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Old Jun 1, 2003, 12:13 AM   #11
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And if you ever find a way to recharge that beer glass, you'll be a very rich man.

You might find this page interesting:

http://www.imaging-resource.com/ACCS/BATTS/BATTS.HTM

a large comparison between over 30 batteries. It's a little out of date, but I find it still useful.
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Old Jun 21, 2003, 3:37 PM   #12
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For those who may be interested,
I got some nimh 2300mah batts and they do last as long as the lithum e2 batts. The lithum batts though have a better 'shelf life' (ie
do not self discharge like the nimh), if you take few photo's.
also lithums are better in colder climates...

Jenk.
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Old Dec 20, 2005, 10:23 PM   #13
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There is a great recharger for beer glasses .... it is call a full KEG
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Old Dec 20, 2005, 10:23 PM   #14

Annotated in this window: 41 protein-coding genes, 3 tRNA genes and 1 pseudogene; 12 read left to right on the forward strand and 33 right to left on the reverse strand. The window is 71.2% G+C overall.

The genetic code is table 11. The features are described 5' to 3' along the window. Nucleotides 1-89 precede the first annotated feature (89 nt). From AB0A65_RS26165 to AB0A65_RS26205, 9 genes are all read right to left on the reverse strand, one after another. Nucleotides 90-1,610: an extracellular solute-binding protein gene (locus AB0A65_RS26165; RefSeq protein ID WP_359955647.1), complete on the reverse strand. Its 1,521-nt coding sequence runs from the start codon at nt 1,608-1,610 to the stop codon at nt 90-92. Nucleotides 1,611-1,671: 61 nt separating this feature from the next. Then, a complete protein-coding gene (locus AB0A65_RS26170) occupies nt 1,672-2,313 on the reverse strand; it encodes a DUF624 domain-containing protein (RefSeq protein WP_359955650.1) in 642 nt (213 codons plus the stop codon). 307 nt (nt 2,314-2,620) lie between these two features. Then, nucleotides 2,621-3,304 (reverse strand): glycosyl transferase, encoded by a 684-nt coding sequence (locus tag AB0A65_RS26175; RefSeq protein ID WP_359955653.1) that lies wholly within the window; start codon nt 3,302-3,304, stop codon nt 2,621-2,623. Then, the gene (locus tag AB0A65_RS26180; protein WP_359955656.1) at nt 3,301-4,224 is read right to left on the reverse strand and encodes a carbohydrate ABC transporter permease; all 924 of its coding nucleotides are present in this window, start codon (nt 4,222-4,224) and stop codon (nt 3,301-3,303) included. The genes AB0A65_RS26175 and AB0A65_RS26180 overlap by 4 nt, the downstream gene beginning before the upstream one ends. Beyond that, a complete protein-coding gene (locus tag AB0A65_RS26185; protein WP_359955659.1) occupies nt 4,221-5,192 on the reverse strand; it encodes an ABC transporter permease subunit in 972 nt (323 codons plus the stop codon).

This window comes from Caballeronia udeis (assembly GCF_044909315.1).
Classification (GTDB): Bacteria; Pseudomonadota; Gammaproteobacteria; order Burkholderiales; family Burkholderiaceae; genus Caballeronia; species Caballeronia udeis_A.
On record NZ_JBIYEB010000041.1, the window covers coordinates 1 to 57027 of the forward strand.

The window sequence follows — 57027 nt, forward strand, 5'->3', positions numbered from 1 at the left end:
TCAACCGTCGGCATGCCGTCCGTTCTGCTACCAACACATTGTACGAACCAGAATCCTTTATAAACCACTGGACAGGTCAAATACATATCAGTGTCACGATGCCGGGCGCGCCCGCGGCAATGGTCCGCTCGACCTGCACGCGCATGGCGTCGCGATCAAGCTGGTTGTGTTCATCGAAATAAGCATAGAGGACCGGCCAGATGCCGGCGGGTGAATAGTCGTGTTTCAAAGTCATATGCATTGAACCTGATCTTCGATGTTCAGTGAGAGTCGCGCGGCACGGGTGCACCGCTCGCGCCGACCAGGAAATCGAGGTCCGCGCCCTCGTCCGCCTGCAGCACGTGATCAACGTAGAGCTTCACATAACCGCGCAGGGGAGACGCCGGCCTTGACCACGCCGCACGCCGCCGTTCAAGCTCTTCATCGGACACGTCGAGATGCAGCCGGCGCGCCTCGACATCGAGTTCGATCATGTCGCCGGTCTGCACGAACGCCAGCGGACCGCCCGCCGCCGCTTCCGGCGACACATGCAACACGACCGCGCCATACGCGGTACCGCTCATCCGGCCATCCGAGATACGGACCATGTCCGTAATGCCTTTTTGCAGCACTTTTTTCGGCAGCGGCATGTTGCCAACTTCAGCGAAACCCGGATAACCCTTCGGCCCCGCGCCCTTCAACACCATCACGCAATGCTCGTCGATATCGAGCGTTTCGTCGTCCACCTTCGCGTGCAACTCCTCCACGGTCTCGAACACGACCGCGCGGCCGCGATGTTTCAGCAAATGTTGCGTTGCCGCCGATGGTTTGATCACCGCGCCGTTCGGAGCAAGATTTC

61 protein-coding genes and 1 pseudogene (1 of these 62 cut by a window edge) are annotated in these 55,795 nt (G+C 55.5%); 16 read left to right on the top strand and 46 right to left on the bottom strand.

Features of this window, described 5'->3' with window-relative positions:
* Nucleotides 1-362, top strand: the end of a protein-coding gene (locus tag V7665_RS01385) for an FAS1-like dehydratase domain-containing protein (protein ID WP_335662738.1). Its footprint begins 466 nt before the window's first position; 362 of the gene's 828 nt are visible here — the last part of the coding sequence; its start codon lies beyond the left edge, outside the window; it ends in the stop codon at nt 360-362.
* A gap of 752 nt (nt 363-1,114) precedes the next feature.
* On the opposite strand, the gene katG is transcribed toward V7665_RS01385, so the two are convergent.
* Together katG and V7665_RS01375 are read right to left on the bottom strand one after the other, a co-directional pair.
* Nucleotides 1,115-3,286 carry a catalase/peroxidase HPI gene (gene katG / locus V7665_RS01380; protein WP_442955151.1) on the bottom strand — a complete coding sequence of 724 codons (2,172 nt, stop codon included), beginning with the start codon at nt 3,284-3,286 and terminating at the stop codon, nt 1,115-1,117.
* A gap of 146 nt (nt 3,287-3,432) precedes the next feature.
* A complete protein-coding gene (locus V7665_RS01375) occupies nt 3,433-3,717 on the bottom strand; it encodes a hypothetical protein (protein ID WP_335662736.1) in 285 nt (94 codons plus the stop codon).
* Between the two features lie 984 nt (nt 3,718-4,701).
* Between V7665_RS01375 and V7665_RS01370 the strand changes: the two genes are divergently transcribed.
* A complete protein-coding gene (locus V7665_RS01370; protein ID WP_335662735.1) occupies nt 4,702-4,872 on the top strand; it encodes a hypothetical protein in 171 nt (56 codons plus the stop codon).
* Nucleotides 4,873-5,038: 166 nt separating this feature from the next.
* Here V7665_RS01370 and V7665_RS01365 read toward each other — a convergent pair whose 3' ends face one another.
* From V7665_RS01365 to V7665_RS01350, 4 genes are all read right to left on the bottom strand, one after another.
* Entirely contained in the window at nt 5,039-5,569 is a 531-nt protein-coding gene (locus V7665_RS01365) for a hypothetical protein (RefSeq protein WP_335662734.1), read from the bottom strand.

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There is a great recharger for beer glasses .... it is call a full KEG
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Old Dec 21, 2005, 8:57 AM   #15
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Besides the difference between linear and switcher power supplies mentioned above (good point - not many people know about that stuff), there are two other considerations that make comparisons of mAh of different battery technologies an apples to oranges comparison (or for this crowd, a Budweiser to Michelob comparison):

(1) The cutoff voltage of the particular camera - IOW, at what battery voltage level does the camera automatically cutoff.

(2) The internal resistance of the battery (think of it as battery "stiffness"). IOW - for a givenlevel of charge, a battery will have a certain voltage - *BUT* that voltage will get pulled down with a load. Some cameras have more load than others (also - is the LCD viewer turned on, etc.). A battery with a higher nominal voltage but with a lot more internal resistance may actually cut the camera off under load due to the pull down, yet the lower voltage but stiffer battery may actually run the camera longer (as withNiMH's vs. alkalines). Also, even if the higher internal resistance isn't high enough to drop the voltage enough to cut the camera off, it generates more heat which is energy wasted and not converted to useful work (capturing pixels, zooming, charging the flash, etc.) - so it depletes faster even if the mAh rating is the same.

(1) and (2) combine to almost make it meaningless to compare mAh ratings between different battery technologies (or between batteries of the same technology but different internal resistance/efficiency at a given current load).
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